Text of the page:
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Christine Donald

Nursing Theorist: Jean Watson



1. "The formation of a humanistic-altruistic system of values"(Watson, 1979). This factor develops at an early age and involves a broad awareness of self.

2. "The instillation of faith-hope"(Watson, 1979). An understanding of and sensitiviy to an individual's beliefs provides a sense of well-being for the client.

3. "The cultivation of sensitivity to one's self and to others"(Watson, 1979). This allows the nurse and the client to become increasingly sensitive, and therefore more genuine.

4. "The development of a helping-trust relationship"(Watson, 1979). Effective communication techniques such as congruence aids in the creation of this relationship.

5. "The promotion and acceptance of the expression of positive and negative feelings"(Watson, 1979). This factor recognizes that the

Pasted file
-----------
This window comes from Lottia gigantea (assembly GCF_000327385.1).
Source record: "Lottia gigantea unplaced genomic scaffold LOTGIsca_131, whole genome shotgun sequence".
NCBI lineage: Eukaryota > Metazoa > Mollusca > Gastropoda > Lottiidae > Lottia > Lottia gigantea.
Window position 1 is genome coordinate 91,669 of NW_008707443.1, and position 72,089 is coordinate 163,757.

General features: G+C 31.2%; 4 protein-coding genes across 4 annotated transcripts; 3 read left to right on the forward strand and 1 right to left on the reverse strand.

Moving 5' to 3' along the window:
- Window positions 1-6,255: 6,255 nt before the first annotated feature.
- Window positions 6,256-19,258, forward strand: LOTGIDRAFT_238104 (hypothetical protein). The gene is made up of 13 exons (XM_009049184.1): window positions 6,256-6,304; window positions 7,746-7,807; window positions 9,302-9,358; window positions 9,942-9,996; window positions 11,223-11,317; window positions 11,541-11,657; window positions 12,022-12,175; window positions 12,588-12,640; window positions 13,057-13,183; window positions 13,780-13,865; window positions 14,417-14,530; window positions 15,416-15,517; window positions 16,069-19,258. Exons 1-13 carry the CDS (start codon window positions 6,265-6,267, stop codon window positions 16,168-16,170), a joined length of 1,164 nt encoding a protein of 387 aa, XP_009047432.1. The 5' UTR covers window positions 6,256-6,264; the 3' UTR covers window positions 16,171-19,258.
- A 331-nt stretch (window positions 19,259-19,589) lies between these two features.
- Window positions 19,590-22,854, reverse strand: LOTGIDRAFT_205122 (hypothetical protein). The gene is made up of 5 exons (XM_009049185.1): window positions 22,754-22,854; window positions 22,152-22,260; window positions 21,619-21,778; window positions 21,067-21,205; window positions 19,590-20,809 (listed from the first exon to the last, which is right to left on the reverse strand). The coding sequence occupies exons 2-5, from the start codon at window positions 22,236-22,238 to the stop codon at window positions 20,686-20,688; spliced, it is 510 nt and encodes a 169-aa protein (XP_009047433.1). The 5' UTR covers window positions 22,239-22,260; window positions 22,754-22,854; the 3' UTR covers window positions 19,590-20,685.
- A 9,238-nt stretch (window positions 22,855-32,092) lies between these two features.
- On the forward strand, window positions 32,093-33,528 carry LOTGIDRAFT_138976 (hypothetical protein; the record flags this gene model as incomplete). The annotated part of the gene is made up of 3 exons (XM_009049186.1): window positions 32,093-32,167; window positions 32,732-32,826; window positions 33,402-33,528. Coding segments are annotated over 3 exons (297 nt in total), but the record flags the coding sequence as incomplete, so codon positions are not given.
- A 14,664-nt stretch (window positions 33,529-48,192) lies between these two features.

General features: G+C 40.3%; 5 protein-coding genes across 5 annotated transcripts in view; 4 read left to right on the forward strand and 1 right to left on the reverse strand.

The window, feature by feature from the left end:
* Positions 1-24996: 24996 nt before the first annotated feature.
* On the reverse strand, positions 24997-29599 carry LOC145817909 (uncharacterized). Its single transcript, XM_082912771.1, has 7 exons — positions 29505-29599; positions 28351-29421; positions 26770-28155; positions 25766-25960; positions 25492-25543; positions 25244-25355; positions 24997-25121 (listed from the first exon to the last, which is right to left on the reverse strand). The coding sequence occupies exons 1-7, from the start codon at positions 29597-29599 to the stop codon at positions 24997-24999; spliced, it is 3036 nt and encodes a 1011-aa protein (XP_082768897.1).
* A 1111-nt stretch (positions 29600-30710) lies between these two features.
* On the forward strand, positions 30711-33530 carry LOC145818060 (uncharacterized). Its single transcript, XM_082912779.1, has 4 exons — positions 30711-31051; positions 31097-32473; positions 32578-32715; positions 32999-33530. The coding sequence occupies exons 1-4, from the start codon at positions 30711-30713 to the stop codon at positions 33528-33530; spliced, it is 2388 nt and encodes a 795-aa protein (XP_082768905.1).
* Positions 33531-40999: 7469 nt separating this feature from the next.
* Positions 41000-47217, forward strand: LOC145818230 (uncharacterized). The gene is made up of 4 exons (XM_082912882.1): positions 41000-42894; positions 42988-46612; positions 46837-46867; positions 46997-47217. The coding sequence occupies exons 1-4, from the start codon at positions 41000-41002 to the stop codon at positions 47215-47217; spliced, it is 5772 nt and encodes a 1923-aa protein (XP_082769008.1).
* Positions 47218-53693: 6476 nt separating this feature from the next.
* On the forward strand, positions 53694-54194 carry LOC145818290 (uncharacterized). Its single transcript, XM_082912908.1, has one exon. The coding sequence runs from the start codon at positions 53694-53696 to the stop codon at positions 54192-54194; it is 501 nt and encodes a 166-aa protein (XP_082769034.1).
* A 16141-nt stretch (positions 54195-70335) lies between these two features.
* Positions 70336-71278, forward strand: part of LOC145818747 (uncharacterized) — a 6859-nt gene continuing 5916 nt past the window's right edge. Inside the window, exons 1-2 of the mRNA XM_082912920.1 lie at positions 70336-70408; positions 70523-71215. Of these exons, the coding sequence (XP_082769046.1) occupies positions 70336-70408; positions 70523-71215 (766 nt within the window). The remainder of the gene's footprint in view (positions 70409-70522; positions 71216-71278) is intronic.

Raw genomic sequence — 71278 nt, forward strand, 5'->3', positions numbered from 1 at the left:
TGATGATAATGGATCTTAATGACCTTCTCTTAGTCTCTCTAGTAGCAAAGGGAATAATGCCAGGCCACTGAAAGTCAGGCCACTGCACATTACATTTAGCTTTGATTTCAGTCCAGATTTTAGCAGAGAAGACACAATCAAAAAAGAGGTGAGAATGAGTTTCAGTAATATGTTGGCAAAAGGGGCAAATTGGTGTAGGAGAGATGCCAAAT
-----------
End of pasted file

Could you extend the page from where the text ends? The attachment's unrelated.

6. "The systematic use of the scientific problem-solving method for decision making"(Watson, 1979). The problem-solving method is foundational to the practice of nursing.

7. "The promotion of interpersonal teaching-learning"(Watson, 1979). The provision of information empowers a client to make informed decisions about health and healing.

8. "The provision for supportive, protective, and (or) corrective mental, physical, sociocultural, and spiritual environment"(Watson, 1979). This factor encompasses internal and external variables that the nurse is responsible for guiding.

9. "Assistance with the gratification of human needs"(Watson, 1979). Human needs include all acts of life, ranging from food to the need for achievement.

10. "The allowance for existential-phenomenological forces" (Watson, 1979). The nurse needs to view each person's reality through the individual's eyes.